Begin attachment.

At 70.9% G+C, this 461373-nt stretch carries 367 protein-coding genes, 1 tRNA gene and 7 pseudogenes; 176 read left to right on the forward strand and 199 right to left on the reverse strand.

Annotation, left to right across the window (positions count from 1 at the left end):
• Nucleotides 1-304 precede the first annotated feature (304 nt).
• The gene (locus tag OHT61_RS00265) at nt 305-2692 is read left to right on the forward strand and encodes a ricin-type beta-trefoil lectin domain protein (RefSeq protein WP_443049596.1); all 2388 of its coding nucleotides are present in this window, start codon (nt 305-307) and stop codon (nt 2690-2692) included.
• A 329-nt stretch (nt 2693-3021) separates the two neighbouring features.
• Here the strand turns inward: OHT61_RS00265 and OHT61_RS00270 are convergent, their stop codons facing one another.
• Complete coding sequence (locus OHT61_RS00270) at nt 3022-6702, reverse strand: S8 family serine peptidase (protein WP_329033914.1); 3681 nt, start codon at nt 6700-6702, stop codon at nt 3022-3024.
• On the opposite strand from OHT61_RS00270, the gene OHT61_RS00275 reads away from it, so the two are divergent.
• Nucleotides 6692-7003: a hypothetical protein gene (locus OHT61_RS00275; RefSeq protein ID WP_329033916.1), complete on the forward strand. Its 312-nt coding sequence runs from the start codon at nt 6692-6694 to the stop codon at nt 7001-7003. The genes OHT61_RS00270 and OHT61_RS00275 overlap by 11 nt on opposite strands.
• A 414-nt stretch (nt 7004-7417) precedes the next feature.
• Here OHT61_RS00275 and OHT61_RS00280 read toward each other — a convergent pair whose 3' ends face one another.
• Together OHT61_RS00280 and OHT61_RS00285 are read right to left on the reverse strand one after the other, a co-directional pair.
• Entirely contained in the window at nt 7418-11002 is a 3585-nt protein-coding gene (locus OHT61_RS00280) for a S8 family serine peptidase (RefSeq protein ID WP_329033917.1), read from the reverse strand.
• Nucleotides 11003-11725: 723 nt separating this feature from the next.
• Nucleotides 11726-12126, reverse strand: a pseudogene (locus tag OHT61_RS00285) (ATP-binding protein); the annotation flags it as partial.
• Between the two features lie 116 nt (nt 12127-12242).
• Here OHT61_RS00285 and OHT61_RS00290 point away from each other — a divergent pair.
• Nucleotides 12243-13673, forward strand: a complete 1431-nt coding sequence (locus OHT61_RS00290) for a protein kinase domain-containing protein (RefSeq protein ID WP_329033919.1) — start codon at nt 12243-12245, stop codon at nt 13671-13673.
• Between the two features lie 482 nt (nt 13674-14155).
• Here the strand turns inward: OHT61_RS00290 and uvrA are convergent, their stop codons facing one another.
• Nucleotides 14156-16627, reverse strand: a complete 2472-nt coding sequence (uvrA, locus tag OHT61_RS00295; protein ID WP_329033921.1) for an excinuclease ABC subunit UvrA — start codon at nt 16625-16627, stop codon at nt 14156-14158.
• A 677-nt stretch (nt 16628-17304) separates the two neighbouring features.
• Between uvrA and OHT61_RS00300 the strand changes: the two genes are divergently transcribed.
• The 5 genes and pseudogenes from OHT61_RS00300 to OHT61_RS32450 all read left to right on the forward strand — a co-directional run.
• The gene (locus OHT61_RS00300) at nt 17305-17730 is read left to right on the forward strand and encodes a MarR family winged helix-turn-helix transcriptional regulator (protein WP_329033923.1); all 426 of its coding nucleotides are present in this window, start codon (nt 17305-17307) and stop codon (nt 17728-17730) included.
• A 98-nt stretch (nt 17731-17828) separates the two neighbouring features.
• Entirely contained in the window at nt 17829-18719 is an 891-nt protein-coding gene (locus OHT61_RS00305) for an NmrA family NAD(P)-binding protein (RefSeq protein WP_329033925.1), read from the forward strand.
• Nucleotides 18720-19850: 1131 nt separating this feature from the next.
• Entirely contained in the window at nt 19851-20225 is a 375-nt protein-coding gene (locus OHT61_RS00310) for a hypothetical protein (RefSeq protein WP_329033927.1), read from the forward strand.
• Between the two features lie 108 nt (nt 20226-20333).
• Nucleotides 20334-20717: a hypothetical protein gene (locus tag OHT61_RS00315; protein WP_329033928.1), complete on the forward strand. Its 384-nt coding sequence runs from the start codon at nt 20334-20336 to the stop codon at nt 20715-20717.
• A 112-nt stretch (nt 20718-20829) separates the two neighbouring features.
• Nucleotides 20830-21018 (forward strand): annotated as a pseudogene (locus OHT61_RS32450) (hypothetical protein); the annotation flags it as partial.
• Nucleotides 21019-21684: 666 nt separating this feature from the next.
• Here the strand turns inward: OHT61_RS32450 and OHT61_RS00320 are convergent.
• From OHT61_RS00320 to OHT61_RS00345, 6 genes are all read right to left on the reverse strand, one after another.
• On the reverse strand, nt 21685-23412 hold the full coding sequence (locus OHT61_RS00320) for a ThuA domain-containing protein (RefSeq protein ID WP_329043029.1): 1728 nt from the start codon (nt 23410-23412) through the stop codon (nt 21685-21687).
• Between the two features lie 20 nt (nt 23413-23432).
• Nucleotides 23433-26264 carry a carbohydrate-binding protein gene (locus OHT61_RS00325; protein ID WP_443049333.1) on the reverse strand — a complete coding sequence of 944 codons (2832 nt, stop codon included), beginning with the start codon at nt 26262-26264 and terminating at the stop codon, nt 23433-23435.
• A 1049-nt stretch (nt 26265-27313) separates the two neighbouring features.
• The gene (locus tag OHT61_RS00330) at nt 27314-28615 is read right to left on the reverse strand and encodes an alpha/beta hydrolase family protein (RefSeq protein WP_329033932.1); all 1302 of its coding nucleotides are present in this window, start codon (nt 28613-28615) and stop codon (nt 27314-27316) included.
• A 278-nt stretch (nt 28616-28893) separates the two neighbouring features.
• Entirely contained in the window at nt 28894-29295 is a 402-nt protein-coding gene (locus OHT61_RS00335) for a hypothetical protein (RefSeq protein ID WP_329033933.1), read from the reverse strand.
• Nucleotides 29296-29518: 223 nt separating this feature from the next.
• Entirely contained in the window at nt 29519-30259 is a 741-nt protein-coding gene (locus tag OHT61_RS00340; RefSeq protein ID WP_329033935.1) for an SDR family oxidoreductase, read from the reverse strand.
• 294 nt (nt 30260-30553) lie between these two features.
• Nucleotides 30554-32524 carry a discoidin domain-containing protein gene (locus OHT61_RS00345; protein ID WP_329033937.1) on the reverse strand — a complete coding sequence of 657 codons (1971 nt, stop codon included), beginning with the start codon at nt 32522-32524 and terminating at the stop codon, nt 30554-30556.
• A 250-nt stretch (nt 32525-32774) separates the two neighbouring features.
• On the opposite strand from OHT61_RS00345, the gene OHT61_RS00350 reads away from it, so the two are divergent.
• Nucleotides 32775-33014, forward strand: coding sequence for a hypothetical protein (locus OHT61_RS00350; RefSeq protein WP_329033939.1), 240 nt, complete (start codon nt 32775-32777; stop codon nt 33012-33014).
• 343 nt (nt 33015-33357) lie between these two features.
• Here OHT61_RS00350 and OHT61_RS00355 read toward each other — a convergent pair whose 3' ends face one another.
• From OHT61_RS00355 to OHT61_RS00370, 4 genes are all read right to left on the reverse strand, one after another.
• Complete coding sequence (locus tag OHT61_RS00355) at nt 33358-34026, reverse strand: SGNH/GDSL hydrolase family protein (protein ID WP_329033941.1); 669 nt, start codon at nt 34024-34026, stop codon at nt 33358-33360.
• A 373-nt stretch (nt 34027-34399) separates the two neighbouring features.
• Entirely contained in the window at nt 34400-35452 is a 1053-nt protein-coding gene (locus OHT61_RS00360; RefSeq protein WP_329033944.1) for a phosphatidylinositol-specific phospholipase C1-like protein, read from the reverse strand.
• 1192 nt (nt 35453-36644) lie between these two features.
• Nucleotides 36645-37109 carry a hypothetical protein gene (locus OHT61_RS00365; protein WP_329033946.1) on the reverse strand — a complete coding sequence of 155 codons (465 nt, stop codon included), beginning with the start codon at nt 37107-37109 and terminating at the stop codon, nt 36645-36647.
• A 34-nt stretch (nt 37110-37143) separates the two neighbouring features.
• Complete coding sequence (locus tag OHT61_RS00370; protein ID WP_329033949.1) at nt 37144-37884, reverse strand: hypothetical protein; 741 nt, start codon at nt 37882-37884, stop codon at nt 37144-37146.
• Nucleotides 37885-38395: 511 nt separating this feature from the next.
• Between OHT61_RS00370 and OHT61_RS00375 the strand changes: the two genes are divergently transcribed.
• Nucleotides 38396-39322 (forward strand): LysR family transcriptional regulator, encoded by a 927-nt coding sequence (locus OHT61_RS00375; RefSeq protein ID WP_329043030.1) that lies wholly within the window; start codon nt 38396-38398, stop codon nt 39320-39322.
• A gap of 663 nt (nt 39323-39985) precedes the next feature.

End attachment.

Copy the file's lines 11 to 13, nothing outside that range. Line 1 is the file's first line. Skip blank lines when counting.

• Here OHT61_RS00275 and OHT61_RS00280 read toward each other — a convergent pair whose 3' ends face one another.
• Together OHT61_RS00280 and OHT61_RS00285 are read right to left on the reverse strand one after the other, a co-directional pair.
• Entirely contained in the window at nt 7418-11002 is a 3585-nt protein-coding gene (locus OHT61_RS00280) for a S8 family serine peptidase (RefSeq protein ID WP_329033917.1), read from the reverse strand.